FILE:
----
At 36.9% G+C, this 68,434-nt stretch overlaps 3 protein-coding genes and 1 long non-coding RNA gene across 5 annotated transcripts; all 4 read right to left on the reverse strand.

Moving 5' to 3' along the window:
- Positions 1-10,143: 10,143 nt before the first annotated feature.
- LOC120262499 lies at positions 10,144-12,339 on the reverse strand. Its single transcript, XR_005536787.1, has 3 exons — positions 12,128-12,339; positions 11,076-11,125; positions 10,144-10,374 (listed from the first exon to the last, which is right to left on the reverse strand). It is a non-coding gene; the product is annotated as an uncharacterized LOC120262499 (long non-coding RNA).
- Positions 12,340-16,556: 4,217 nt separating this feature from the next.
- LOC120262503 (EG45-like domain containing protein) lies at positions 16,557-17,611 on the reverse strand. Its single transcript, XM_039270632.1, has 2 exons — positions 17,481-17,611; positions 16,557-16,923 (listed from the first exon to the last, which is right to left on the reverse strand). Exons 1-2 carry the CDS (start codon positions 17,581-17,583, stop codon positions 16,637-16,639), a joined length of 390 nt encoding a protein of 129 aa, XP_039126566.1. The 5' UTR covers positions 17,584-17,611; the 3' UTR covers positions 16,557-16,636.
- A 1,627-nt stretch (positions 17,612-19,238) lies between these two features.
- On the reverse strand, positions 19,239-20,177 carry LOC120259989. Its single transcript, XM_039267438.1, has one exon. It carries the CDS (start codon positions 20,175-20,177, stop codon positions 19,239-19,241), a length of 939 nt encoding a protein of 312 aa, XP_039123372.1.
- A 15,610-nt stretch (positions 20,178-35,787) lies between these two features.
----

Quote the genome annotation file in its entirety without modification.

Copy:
At 36.9% G+C, this 68,434-nt stretch overlaps 3 protein-coding genes and 1 long non-coding RNA gene across 5 annotated transcripts; all 4 read right to left on the reverse strand.

Moving 5' to 3' along the window:
- Positions 1-10,143: 10,143 nt before the first annotated feature.
- LOC120262499 lies at positions 10,144-12,339 on the reverse strand. Its single transcript, XR_005536787.1, has 3 exons — positions 12,128-12,339; positions 11,076-11,125; positions 10,144-10,374 (listed from the first exon to the last, which is right to left on the reverse strand). It is a non-coding gene; the product is annotated as an uncharacterized LOC120262499 (long non-coding RNA).
- Positions 12,340-16,556: 4,217 nt separating this feature from the next.
- LOC120262503 (EG45-like domain containing protein) lies at positions 16,557-17,611 on the reverse strand. Its single transcript, XM_039270632.1, has 2 exons — positions 17,481-17,611; positions 16,557-16,923 (listed from the first exon to the last, which is right to left on the reverse strand). Exons 1-2 carry the CDS (start codon positions 17,581-17,583, stop codon positions 16,637-16,639), a joined length of 390 nt encoding a protein of 129 aa, XP_039126566.1. The 5' UTR covers positions 17,584-17,611; the 3' UTR covers positions 16,557-16,636.
- A 1,627-nt stretch (positions 17,612-19,238) lies between these two features.
- On the reverse strand, positions 19,239-20,177 carry LOC120259989. Its single transcript, XM_039267438.1, has one exon. It carries the CDS (start codon positions 20,175-20,177, stop codon positions 19,239-19,241), a length of 939 nt encoding a protein of 312 aa, XP_039123372.1.
- A 15,610-nt stretch (positions 20,178-35,787) lies between these two features.